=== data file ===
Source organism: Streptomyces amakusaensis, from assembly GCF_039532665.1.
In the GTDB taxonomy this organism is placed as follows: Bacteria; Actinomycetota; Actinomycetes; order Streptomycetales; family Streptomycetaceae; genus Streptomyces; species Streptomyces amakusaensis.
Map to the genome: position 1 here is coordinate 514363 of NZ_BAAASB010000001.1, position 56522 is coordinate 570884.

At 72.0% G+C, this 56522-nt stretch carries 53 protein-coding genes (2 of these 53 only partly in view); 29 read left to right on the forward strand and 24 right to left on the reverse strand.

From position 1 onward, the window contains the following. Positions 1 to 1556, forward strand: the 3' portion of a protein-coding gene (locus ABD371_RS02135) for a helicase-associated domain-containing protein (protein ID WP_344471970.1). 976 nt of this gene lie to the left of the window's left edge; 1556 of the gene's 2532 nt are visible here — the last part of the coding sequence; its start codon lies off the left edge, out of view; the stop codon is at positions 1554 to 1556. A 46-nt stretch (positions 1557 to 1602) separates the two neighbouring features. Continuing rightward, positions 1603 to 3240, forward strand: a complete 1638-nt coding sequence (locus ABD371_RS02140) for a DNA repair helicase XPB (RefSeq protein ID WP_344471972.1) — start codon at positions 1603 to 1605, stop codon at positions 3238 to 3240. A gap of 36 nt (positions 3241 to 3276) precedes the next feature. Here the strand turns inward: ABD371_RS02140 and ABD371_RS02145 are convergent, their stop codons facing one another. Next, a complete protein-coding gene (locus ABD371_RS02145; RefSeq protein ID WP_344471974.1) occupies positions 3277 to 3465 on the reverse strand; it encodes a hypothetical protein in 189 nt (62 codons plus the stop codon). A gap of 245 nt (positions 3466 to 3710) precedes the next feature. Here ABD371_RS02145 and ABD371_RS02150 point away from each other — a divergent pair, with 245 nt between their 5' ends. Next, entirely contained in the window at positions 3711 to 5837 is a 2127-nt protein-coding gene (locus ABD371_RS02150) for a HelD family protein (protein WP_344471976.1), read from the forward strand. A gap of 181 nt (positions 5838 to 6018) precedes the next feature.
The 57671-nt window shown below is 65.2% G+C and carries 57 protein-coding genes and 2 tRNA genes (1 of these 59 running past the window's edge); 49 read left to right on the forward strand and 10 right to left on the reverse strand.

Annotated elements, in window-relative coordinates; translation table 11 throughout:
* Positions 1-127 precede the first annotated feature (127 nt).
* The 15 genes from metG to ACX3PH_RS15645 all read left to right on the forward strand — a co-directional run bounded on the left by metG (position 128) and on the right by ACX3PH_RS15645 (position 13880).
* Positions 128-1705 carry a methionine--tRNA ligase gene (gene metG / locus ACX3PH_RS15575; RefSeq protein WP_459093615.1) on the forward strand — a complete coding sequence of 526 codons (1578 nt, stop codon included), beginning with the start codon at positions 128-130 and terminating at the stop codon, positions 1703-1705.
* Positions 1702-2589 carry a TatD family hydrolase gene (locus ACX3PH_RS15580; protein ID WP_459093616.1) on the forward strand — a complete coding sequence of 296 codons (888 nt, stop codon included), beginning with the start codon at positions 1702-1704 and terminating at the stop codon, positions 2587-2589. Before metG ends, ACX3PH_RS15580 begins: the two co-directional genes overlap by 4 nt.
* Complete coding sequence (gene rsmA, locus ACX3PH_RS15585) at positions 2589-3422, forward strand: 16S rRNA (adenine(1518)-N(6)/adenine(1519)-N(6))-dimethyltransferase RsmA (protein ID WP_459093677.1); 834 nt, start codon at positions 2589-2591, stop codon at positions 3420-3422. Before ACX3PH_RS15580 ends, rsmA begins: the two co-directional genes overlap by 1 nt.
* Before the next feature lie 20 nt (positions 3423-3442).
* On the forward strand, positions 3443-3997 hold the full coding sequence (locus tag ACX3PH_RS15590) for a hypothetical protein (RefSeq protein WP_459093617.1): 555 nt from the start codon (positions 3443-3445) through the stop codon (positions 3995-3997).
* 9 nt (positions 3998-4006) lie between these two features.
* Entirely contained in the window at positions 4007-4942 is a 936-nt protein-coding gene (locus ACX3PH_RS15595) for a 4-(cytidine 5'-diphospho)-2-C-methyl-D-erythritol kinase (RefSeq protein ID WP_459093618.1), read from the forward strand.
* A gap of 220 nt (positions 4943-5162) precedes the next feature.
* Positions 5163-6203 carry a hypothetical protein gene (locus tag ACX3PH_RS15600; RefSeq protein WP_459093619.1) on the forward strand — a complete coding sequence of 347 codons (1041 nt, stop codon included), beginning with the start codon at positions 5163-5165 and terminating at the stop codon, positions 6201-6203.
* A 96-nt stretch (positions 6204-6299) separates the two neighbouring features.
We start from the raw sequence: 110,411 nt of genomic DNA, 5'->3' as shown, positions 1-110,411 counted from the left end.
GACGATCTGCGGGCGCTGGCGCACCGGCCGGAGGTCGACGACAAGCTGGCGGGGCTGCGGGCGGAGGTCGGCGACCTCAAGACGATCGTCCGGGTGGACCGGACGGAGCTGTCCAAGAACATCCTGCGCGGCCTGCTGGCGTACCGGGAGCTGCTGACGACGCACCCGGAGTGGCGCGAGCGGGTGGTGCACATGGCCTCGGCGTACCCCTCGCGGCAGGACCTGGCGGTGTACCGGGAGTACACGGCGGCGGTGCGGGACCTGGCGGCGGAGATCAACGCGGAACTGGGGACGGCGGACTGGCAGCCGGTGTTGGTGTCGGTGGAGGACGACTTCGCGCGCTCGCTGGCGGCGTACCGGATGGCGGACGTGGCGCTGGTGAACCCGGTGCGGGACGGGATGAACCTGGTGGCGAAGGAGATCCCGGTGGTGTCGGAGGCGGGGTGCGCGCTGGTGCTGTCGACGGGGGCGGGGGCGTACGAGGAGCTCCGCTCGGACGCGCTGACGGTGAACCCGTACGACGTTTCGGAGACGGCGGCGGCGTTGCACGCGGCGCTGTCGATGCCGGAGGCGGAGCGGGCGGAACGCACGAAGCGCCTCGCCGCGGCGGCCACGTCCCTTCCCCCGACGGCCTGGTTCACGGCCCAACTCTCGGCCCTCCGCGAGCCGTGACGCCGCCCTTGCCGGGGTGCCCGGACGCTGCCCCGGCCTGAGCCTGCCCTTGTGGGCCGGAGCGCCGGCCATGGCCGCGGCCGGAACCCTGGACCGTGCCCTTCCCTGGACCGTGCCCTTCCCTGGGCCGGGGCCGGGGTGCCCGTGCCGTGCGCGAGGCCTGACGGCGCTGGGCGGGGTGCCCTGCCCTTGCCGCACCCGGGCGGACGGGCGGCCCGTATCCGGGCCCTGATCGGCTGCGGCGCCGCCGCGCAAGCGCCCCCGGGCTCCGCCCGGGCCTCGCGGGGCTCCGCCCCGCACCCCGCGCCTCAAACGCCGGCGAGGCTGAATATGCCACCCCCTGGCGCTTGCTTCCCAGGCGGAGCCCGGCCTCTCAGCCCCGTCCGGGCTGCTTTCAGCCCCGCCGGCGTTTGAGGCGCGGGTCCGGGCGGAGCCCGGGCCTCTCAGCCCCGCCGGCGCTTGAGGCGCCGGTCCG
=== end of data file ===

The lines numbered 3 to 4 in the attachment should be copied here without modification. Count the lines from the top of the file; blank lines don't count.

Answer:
Map to the genome: position 1 here is coordinate 514363 of NZ_BAAASB010000001.1, position 56522 is coordinate 570884.

At 72.0% G+C, this 56522-nt stretch carries 53 protein-coding genes (2 of these 53 only partly in view); 29 read left to right on the forward strand and 24 right to left on the reverse strand.